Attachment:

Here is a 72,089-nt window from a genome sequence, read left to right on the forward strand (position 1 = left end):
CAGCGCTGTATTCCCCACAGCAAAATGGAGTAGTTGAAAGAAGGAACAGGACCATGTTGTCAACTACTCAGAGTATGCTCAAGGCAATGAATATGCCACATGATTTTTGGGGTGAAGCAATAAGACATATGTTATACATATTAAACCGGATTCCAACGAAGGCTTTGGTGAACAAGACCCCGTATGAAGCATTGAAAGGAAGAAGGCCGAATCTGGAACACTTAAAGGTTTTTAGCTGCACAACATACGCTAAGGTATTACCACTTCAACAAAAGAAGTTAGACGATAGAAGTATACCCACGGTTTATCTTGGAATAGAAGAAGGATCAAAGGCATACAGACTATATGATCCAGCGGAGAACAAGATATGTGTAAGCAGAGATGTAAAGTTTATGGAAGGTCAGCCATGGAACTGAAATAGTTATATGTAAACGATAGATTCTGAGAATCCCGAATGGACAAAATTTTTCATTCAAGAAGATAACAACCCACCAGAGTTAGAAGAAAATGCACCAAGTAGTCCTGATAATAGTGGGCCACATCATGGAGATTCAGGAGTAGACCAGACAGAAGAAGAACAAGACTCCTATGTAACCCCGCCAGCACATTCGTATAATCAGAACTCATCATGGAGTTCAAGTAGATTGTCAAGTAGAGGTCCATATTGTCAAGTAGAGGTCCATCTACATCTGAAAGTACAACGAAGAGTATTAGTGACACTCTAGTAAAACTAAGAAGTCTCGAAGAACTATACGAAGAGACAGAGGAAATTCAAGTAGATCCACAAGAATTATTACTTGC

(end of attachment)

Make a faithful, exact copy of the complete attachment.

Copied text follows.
Here is a 72,089-nt window from a genome sequence, read left to right on the forward strand (position 1 = left end):
CAGCGCTGTATTCCCCACAGCAAAATGGAGTAGTTGAAAGAAGGAACAGGACCATGTTGTCAACTACTCAGAGTATGCTCAAGGCAATGAATATGCCACATGATTTTTGGGGTGAAGCAATAAGACATATGTTATACATATTAAACCGGATTCCAACGAAGGCTTTGGTGAACAAGACCCCGTATGAAGCATTGAAAGGAAGAAGGCCGAATCTGGAACACTTAAAGGTTTTTAGCTGCACAACATACGCTAAGGTATTACCACTTCAACAAAAGAAGTTAGACGATAGAAGTATACCCACGGTTTATCTTGGAATAGAAGAAGGATCAAAGGCATACAGACTATATGATCCAGCGGAGAACAAGATATGTGTAAGCAGAGATGTAAAGTTTATGGAAGGTCAGCCATGGAACTGAAATAGTTATATGTAAACGATAGATTCTGAGAATCCCGAATGGACAAAATTTTTCATTCAAGAAGATAACAACCCACCAGAGTTAGAAGAAAATGCACCAAGTAGTCCTGATAATAGTGGGCCACATCATGGAGATTCAGGAGTAGACCAGACAGAAGAAGAACAAGACTCCTATGTAACCCCGCCAGCACATTCGTATAATCAGAACTCATCATGGAGTTCAAGTAGATTGTCAAGTAGAGGTCCATATTGTCAAGTAGAGGTCCATCTACATCTGAAAGTACAACGAAGAGTATTAGTGACACTCTAGTAAAACTAAGAAGTCTCGAAGAACTATACGAAGAGACAGAGGAAATTCAAGTAGATCCACAAGAATTATTACTTGC